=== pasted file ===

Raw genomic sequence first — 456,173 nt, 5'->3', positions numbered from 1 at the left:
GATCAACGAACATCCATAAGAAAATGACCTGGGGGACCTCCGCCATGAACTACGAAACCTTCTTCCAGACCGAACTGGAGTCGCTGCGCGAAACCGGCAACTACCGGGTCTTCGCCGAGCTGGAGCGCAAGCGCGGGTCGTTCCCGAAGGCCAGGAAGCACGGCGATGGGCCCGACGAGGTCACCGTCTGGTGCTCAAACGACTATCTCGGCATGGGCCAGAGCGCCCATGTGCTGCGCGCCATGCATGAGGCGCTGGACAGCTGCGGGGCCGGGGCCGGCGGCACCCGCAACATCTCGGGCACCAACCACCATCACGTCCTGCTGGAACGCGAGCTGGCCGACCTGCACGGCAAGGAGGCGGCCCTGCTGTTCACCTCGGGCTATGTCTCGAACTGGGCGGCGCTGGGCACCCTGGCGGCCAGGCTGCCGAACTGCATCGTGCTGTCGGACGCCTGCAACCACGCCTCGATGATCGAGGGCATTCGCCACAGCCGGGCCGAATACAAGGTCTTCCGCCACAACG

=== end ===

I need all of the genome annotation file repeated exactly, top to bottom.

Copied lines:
Raw genomic sequence first — 456,173 nt, 5'->3', positions numbered from 1 at the left:
GATCAACGAACATCCATAAGAAAATGACCTGGGGGACCTCCGCCATGAACTACGAAACCTTCTTCCAGACCGAACTGGAGTCGCTGCGCGAAACCGGCAACTACCGGGTCTTCGCCGAGCTGGAGCGCAAGCGCGGGTCGTTCCCGAAGGCCAGGAAGCACGGCGATGGGCCCGACGAGGTCACCGTCTGGTGCTCAAACGACTATCTCGGCATGGGCCAGAGCGCCCATGTGCTGCGCGCCATGCATGAGGCGCTGGACAGCTGCGGGGCCGGGGCCGGCGGCACCCGCAACATCTCGGGCACCAACCACCATCACGTCCTGCTGGAACGCGAGCTGGCCGACCTGCACGGCAAGGAGGCGGCCCTGCTGTTCACCTCGGGCTATGTCTCGAACTGGGCGGCGCTGGGCACCCTGGCGGCCAGGCTGCCGAACTGCATCGTGCTGTCGGACGCCTGCAACCACGCCTCGATGATCGAGGGCATTCGCCACAGCCGGGCCGAATACAAGGTCTTCCGCCACAACG